The month of May could be the most critical time of the year for audiologists and people everywhere who care about hearing health. It’s Better Hearing and Speech Month (BHSM)!
Led by the American-Speech-Language-Hearing-Association (ASHA), the organization takes this the month of May to raise awareness of communication disorders, hearing health, and the importance of early intervention and treatment. This year’s theme is ‘Communication at Work.’
Workplace hearing loss: a growing issue
The number of workers with hearing loss is rising. America is going through a generational transition toward a maturing labor force. As the workforce skews older, so does the percentage of that workforce with hearing issues.
Research suggests we’re seeing a rise in loss of adult hearing at younger ages, particularly among those in their 20s and 30s. One in ten full-time employees have a reported hearing problem. Another 30 percent believe they have an issue but have not sought treatment, according to the “Listen Hear!” study by EPIC Hearing Healthcare.
Let’s concentrate on the impact of hearing loss on performance in the workplace.
Good work depends on good hearing.
Whether it is collaborating with coworkers or serving members of the public, many roles require verbal communication, which requires good hearing.
Untreated hearing loss reduces the capacity of a person to succeed at work. Studies show that people who have hearing loss may receive lower wages, encounter higher levels of underemployment and unemployment, and experience a decrease in quality of life that can adversely affect job performance.
The occupational benefits of hearing treatment
One of the most common methods of treating hearing loss is using hearing aids. Here are some of the ways that wearing hearing aids can improve your performance in the workplace.
- Increased concentration: Untreated hearing loss leads to concentration problems, particularly when interacting with others. Scientific studies have found that hearing aids minimize cognitive decline and reduce the risk of dementia. Wearing hearing aids helps to keep your brain healthy.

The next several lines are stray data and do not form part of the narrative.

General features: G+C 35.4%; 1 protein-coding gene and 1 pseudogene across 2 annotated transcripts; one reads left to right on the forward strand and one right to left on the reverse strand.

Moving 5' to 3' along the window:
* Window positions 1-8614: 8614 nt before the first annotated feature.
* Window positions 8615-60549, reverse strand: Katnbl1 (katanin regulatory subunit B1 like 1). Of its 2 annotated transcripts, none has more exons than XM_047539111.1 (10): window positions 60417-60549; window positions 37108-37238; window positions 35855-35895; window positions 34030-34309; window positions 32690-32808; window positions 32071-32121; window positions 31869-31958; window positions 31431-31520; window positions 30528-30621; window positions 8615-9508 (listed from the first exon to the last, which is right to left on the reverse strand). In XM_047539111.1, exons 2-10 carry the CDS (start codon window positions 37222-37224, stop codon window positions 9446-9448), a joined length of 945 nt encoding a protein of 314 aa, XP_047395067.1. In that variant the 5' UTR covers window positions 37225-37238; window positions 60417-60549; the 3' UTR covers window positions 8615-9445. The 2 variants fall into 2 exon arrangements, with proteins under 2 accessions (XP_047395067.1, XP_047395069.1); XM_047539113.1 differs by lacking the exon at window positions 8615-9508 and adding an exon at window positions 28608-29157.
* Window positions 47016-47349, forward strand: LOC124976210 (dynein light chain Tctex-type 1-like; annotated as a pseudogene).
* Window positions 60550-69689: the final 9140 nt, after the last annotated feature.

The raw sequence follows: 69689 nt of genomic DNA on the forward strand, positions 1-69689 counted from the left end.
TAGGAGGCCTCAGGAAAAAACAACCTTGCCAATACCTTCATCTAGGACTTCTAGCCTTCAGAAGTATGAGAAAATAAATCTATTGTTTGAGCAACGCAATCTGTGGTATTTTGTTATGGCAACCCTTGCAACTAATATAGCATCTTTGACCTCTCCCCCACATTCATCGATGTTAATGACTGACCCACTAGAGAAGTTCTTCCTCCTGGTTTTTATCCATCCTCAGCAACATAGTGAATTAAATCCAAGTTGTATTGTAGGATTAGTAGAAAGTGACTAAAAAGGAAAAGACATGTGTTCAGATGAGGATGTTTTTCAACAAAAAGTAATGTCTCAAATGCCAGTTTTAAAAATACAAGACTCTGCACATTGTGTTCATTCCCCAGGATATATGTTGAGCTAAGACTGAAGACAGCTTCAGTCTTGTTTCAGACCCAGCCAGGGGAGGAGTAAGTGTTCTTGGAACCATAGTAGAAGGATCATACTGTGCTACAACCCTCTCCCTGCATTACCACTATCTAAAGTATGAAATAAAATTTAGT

- More effective learning: New research suggests that untreated hearing loss can make it more challenging to acquire and access new information. By improving your listening ability, hearing aids make it easier to learn on the job.
- Better productivity: According to the BHI report, the majority of working hearing aid users say that it has improved their productivity. What’s more, most people wearing hearing aids say it helps their overall ability to communicate effectively in most circumstances and has had a positive impact on their working relationships.
- Preserved earning power: Hearing loss has also been shown to impact household income, on average, up to $12,000 per year, depending on the degree of hearing loss. However, the researchers found in the same study that wearing hearing aids could reduce that loss of income by 90%.
- Less tiredness: Hearing aids allow us to reduce the amount of time we spend listening and understanding speech, making it easier to hear sounds and speech in different environments. Since the hearing aid helps recover the sounds lost with hearing loss, the brain uses less energy. This means you are less likely to end the day mentally exhausted.
- Better balance: People who use hearing aids to control their hearing loss could also see their balance improve. This is ideal for those who work in a more physical role and rely on their balance to stay.
- Improved social connections: By being able to hear and understand those around you more quickly, work social gatherings are no longer something to avoid. As such, you’ll enjoy better social relationships with your coworkers.
It all starts with a hearing test
The innovations in hearing aid technology give hope to those with hearing loss, whether they are part of the workforce or not. But did you know that the majority of adults with hearing loss have never tried hearing aids?
If you suspect you have hearing loss, there’s a good chance you already do. Likewise, if others say you should have your hearing tested, you are likely to have a certain degree of hearing loss. Now is the time to take steps to improve your quality of life and to take charge of your hearing health.
The first thing you need to do is take a hearing test. If the results don’t show a hearing loss, you will move forward with the peace of mind that your hearing is still in excellent health. If, however, hearing loss is detected, you can move forward with treatment. Either way, a hearing test is never wasted.
Treatment of hearing loss can benefit many different aspects of your life, not just your work! Contact us today to schedule a hearing test this Better Hearing and Speech Month.